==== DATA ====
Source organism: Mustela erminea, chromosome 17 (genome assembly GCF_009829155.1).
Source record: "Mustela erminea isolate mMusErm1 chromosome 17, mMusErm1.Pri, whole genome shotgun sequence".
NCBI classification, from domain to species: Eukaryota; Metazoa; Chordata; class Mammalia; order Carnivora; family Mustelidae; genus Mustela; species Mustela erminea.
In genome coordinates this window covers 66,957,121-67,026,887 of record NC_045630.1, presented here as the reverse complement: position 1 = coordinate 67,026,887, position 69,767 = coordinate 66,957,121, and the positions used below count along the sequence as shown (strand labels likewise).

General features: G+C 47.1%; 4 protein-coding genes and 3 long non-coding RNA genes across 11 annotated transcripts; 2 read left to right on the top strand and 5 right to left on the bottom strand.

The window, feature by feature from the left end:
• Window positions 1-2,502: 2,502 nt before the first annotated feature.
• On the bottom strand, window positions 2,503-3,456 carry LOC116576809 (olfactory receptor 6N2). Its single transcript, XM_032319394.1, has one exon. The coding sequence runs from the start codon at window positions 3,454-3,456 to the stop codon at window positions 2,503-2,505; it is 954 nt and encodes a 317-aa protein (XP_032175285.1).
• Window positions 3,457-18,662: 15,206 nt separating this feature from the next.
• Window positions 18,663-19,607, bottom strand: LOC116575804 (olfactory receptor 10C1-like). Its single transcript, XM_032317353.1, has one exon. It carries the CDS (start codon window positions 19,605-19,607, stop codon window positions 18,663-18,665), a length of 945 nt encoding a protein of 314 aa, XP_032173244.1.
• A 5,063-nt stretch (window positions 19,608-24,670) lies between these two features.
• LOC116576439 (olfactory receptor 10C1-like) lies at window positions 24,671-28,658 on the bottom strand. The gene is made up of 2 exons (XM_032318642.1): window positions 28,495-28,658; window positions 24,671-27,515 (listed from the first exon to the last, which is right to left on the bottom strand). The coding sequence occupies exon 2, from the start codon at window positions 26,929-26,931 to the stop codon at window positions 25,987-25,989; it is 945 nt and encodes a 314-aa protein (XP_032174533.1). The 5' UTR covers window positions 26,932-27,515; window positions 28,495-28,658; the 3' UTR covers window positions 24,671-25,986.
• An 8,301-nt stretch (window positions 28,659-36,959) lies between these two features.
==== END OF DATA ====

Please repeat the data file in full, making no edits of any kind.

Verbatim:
Source organism: Mustela erminea, chromosome 17 (genome assembly GCF_009829155.1).
Source record: "Mustela erminea isolate mMusErm1 chromosome 17, mMusErm1.Pri, whole genome shotgun sequence".
NCBI classification, from domain to species: Eukaryota; Metazoa; Chordata; class Mammalia; order Carnivora; family Mustelidae; genus Mustela; species Mustela erminea.
In genome coordinates this window covers 66,957,121-67,026,887 of record NC_045630.1, presented here as the reverse complement: position 1 = coordinate 67,026,887, position 69,767 = coordinate 66,957,121, and the positions used below count along the sequence as shown (strand labels likewise).

General features: G+C 47.1%; 4 protein-coding genes and 3 long non-coding RNA genes across 11 annotated transcripts; 2 read left to right on the top strand and 5 right to left on the bottom strand.

The window, feature by feature from the left end:
• Window positions 1-2,502: 2,502 nt before the first annotated feature.
• On the bottom strand, window positions 2,503-3,456 carry LOC116576809 (olfactory receptor 6N2). Its single transcript, XM_032319394.1, has one exon. The coding sequence runs from the start codon at window positions 3,454-3,456 to the stop codon at window positions 2,503-2,505; it is 954 nt and encodes a 317-aa protein (XP_032175285.1).
• Window positions 3,457-18,662: 15,206 nt separating this feature from the next.
• Window positions 18,663-19,607, bottom strand: LOC116575804 (olfactory receptor 10C1-like). Its single transcript, XM_032317353.1, has one exon. It carries the CDS (start codon window positions 19,605-19,607, stop codon window positions 18,663-18,665), a length of 945 nt encoding a protein of 314 aa, XP_032173244.1.
• A 5,063-nt stretch (window positions 19,608-24,670) lies between these two features.
• LOC116576439 (olfactory receptor 10C1-like) lies at window positions 24,671-28,658 on the bottom strand. The gene is made up of 2 exons (XM_032318642.1): window positions 28,495-28,658; window positions 24,671-27,515 (listed from the first exon to the last, which is right to left on the bottom strand). The coding sequence occupies exon 2, from the start codon at window positions 26,929-26,931 to the stop codon at window positions 25,987-25,989; it is 945 nt and encodes a 314-aa protein (XP_032174533.1). The 5' UTR covers window positions 26,932-27,515; window positions 28,495-28,658; the 3' UTR covers window positions 24,671-25,986.
• An 8,301-nt stretch (window positions 28,659-36,959) lies between these two features.